Once, I went through airport security with my bag of needles. There, in front of a long line of curious travellers, the security guard pulled out my syringes for all to see. Thankfully, they were accompanied by a doctor’s note explaining everything, but I could have died from embarrassment. I just did my best to laugh it off , thinking “end goal,” which was holding our baby in my arms, smelling his delicious baby smell. I kept telling myself this would all be worth it one day. But that round of IVF didn’t work either.
We wanted to try another fresh IVF cycle in the spring of 2012, but the cycle was cancelled because of my body’s poor response to the drugs. There were simply not enough eggs to continue. I was grateful to the clinic for not leading us on or allowing us to spend more money on a cycle that wouldn’t work (by now, we’d already spent over $30,000). In four years, I went from pumping out 13 healthy eggs each cycle to just two or three.
In the summer of 2012 we decided to take a break from the drugs, stress and disappointment. I kept seeing my acupuncturist and stopped drinking coffee and chardonnay. Generally, I just tried to be healthier.
One day my girlfriend called to tell me about a friend of hers who’d spent a fortune on IVF and then went to a naturopath for something unrelated. The naturopath had asked if she’d had any miscarriages (she had) and then checked her thyroid. He said her thyroid wasn’t functioning properly and told her to take two drops of iodine under her tongue daily. Incredibly, my friend’s friend did get pregnant and now has a beautiful baby girl.
After all this time, I felt a glimmer of hope. I also have a thyroid problem and had been taking a synthetic thyroid prescription to help control it, but perhaps it wasn’t enough. I immediately made an appointment with the same naturopathic doctor in Montreal. And at the same time, I began taking iodine drops. I figured, what could it hurt?
I was pregnant six weeks later. We conceived on our two-year anniversary, naturally. Was it a coincidence? I don’t know. But I couldn’t wait to drive to Montreal to tell the doctor that I felt he’d already helped me get pregnant. During my first appointment, he tested my thyroid acupuncture point and found my thyroid was functioning at 10 percent. He told me I had an 80 percent chance of miscarriage, but that with the proper thyroid support it wasn’t too late to save the pregnancy.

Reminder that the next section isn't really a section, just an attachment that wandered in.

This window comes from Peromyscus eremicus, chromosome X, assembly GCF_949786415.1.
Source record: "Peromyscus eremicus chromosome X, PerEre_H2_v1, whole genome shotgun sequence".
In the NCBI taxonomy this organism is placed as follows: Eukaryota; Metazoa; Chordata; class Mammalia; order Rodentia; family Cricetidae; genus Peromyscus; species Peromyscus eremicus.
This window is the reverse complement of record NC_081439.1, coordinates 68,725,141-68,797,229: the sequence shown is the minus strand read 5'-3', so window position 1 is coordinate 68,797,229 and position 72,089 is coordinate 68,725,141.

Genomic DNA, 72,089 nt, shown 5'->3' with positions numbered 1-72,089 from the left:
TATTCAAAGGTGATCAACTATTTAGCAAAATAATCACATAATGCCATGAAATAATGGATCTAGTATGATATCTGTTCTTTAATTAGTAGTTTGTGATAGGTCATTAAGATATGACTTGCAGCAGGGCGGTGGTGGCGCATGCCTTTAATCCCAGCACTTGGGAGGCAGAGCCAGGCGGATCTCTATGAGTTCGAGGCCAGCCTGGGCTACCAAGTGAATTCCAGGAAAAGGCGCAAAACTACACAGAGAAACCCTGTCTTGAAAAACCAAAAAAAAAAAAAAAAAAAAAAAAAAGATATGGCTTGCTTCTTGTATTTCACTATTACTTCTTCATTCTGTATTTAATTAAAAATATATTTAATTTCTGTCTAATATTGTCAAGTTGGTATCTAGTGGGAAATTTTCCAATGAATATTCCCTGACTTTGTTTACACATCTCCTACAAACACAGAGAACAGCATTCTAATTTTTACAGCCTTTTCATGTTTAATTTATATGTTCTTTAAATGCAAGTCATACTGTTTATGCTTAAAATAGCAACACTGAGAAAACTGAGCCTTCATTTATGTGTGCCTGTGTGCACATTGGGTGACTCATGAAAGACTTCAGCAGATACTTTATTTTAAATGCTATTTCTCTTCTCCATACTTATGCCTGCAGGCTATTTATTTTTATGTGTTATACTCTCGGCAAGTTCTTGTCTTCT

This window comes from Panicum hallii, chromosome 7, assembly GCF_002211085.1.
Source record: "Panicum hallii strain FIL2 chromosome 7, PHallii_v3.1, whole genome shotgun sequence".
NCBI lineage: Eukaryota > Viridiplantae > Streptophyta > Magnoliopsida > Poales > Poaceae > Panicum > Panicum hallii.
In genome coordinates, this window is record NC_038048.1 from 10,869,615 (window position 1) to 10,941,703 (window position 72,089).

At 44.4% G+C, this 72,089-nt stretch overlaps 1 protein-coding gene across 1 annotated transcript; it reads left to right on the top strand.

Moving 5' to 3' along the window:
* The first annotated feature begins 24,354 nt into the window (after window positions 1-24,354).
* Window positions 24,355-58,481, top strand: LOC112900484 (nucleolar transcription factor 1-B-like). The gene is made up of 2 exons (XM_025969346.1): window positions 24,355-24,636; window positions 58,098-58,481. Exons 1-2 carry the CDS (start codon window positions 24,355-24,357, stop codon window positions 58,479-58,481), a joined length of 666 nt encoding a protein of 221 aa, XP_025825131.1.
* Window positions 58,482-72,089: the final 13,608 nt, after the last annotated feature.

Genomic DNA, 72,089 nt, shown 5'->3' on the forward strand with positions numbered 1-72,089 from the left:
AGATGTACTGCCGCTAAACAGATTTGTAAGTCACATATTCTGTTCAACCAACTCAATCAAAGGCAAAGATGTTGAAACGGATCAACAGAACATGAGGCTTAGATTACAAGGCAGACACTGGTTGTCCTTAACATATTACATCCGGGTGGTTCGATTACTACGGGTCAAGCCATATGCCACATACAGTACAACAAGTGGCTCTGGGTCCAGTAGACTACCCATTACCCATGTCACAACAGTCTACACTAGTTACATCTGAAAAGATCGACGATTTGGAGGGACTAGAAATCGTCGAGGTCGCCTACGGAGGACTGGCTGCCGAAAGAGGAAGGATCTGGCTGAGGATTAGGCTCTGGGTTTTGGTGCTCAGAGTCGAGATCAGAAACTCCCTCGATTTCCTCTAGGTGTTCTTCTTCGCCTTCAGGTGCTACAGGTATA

He explained that many physicians only test your TSH (thyroidstimulating hormone) levels. But there are three thyroid tests you can do: T3, T4 and thyroid antibodies. (Iodine is a component of thyroid hormones.) Some studies show that if your thyroid isn’t working properly, it can be more difficult to get pregnant and maintain a pregnancy. A 2012 study confirmed that thyroid function can become seriously affected during controlled ovarian hyper-stimulation (COH). Researchers have discovered that up to 44 percent of women with normal thyroid function can develop TSH levels associated with a higher risk of miscarriage after a period of ovarian stimulation.
For anyone reading this with a heavy heart and faded hope, I’ve been there and understand your pain. When you feel like you’ve exhausted every avenue and you think that you just can’t go on, it’s time to take another road — and sometimes that road means simply having a break and letting go of all the stress.
This has been my journey. In no way am I telling anyone to stop a course of IVF treatments or medications, but a more holistic approach is what worked for me. As I write this article I’m seven months pregnant, and the gentle movements that I feel in my belly were worth all the pain and stress of the last three years. I can honestly say that I’m close to having everything I’ve ever wanted in life.
Update: We’re happy to report that Monika gave birth to a healthy baby boy on May 8. You can follow her on Twitter for more updates (and some pretty cute photos).